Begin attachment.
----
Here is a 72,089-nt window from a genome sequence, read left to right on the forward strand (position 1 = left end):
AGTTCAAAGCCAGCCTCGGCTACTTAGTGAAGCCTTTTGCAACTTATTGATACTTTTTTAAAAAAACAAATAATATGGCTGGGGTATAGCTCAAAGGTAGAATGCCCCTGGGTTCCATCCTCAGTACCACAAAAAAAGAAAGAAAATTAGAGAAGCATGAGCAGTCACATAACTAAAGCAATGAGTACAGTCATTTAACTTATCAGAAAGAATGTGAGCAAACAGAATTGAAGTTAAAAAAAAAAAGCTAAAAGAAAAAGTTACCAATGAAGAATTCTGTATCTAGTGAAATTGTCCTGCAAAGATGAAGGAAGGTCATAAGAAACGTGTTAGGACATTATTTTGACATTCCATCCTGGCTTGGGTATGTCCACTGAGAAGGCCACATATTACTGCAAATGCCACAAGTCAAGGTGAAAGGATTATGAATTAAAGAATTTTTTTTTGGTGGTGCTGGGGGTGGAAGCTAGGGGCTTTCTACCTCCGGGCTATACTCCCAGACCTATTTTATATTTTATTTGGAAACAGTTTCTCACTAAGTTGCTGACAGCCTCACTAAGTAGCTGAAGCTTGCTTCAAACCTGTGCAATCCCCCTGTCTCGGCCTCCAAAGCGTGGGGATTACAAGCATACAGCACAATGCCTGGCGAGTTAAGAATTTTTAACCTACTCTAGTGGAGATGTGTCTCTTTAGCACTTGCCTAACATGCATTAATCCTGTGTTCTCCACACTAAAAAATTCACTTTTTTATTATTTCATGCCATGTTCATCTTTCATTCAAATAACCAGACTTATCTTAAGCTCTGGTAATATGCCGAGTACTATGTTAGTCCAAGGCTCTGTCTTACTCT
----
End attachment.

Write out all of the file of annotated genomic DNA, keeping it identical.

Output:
Here is a 72,089-nt window from a genome sequence, read left to right on the forward strand (position 1 = left end):
AGTTCAAAGCCAGCCTCGGCTACTTAGTGAAGCCTTTTGCAACTTATTGATACTTTTTTAAAAAAACAAATAATATGGCTGGGGTATAGCTCAAAGGTAGAATGCCCCTGGGTTCCATCCTCAGTACCACAAAAAAAGAAAGAAAATTAGAGAAGCATGAGCAGTCACATAACTAAAGCAATGAGTACAGTCATTTAACTTATCAGAAAGAATGTGAGCAAACAGAATTGAAGTTAAAAAAAAAAAGCTAAAAGAAAAAGTTACCAATGAAGAATTCTGTATCTAGTGAAATTGTCCTGCAAAGATGAAGGAAGGTCATAAGAAACGTGTTAGGACATTATTTTGACATTCCATCCTGGCTTGGGTATGTCCACTGAGAAGGCCACATATTACTGCAAATGCCACAAGTCAAGGTGAAAGGATTATGAATTAAAGAATTTTTTTTTGGTGGTGCTGGGGGTGGAAGCTAGGGGCTTTCTACCTCCGGGCTATACTCCCAGACCTATTTTATATTTTATTTGGAAACAGTTTCTCACTAAGTTGCTGACAGCCTCACTAAGTAGCTGAAGCTTGCTTCAAACCTGTGCAATCCCCCTGTCTCGGCCTCCAAAGCGTGGGGATTACAAGCATACAGCACAATGCCTGGCGAGTTAAGAATTTTTAACCTACTCTAGTGGAGATGTGTCTCTTTAGCACTTGCCTAACATGCATTAATCCTGTGTTCTCCACACTAAAAAATTCACTTTTTTATTATTTCATGCCATGTTCATCTTTCATTCAAATAACCAGACTTATCTTAAGCTCTGGTAATATGCCGAGTACTATGTTAGTCCAAGGCTCTGTCTTACTCT